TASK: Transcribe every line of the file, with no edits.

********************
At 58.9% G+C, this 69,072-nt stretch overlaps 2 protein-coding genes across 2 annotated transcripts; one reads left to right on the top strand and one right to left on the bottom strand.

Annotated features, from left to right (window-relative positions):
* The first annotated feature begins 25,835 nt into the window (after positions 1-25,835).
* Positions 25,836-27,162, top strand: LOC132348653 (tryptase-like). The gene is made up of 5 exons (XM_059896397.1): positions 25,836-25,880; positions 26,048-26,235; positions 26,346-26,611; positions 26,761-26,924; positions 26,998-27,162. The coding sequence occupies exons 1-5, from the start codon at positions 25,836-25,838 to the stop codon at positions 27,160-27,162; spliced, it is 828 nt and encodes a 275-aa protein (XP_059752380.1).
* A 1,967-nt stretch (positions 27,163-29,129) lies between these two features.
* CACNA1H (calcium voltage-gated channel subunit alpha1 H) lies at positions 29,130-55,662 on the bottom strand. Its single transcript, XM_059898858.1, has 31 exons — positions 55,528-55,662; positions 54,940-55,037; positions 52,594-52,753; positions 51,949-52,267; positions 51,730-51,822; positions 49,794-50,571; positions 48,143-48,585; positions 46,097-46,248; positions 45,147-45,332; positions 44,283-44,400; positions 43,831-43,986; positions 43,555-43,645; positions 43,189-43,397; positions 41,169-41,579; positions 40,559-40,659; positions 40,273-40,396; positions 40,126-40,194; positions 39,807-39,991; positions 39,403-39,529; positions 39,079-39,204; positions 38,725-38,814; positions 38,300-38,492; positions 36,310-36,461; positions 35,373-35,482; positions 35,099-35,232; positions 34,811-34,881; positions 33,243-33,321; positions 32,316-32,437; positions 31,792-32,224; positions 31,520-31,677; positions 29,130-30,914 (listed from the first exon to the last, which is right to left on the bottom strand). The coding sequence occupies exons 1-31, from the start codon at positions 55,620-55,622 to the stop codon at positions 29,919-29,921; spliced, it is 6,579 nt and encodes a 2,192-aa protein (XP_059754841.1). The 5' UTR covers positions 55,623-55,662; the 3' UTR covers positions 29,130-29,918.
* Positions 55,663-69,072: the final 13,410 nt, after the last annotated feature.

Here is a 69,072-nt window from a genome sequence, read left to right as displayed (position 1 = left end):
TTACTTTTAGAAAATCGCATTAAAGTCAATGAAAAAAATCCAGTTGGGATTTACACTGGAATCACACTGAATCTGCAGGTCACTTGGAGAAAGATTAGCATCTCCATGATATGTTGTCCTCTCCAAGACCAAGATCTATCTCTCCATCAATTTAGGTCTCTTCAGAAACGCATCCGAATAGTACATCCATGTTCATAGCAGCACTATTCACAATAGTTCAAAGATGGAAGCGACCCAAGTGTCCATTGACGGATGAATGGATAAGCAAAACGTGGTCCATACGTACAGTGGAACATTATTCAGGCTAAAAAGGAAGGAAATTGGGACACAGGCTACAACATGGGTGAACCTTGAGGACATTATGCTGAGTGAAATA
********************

At 58.9% G+C, this 69,072-nt stretch overlaps 2 protein-coding genes across 2 annotated transcripts; one reads left to right on the top strand and one right to left on the bottom strand.

Annotated features, from left to right (window-relative positions):
* The first annotated feature begins 25,835 nt into the window (after positions 1-25,835).
* Positions 25,836-27,162, top strand: LOC132348653 (tryptase-like). The gene is made up of 5 exons (XM_059896397.1): positions 25,836-25,880; positions 26,048-26,235; positions 26,346-26,611; positions 26,761-26,924; positions 26,998-27,162. The coding sequence occupies exons 1-5, from the start codon at positions 25,836-25,838 to the stop codon at positions 27,160-27,162; spliced, it is 828 nt and encodes a 275-aa protein (XP_059752380.1).
* A 1,967-nt stretch (positions 27,163-29,129) lies between these two features.
* CACNA1H (calcium voltage-gated channel subunit alpha1 H) lies at positions 29,130-55,662 on the bottom strand. Its single transcript, XM_059898858.1, has 31 exons — positions 55,528-55,662; positions 54,940-55,037; positions 52,594-52,753; positions 51,949-52,267; positions 51,730-51,822; positions 49,794-50,571; positions 48,143-48,585; positions 46,097-46,248; positions 45,147-45,332; positions 44,283-44,400; positions 43,831-43,986; positions 43,555-43,645; positions 43,189-43,397; positions 41,169-41,579; positions 40,559-40,659; positions 40,273-40,396; positions 40,126-40,194; positions 39,807-39,991; positions 39,403-39,529; positions 39,079-39,204; positions 38,725-38,814; positions 38,300-38,492; positions 36,310-36,461; positions 35,373-35,482; positions 35,099-35,232; positions 34,811-34,881; positions 33,243-33,321; positions 32,316-32,437; positions 31,792-32,224; positions 31,520-31,677; positions 29,130-30,914 (listed from the first exon to the last, which is right to left on the bottom strand). The coding sequence occupies exons 1-31, from the start codon at positions 55,620-55,622 to the stop codon at positions 29,919-29,921; spliced, it is 6,579 nt and encodes a 2,192-aa protein (XP_059754841.1). The 5' UTR covers positions 55,623-55,662; the 3' UTR covers positions 29,130-29,918.
* Positions 55,663-69,072: the final 13,410 nt, after the last annotated feature.

Here is a 69,072-nt window from a genome sequence, read left to right as displayed (position 1 = left end):
TTACTTTTAGAAAATCGCATTAAAGTCAATGAAAAAAATCCAGTTGGGATTTACACTGGAATCACACTGAATCTGCAGGTCACTTGGAGAAAGATTAGCATCTCCATGATATGTTGTCCTCTCCAAGACCAAGATCTATCTCTCCATCAATTTAGGTCTCTTCAGAAACGCATCCGAATAGTACATCCATGTTCATAGCAGCACTATTCACAATAGTTCAAAGATGGAAGCGACCCAAGTGTCCATTGACGGATGAATGGATAAGCAAAACGTGGTCCATACGTACAGTGGAACATTATTCAGGCTAAAAAGGAAGGAAATTGGGACACAGGCTACAACATGGGTGAACCTTGAGGACATTATGCTGAGTGAAATA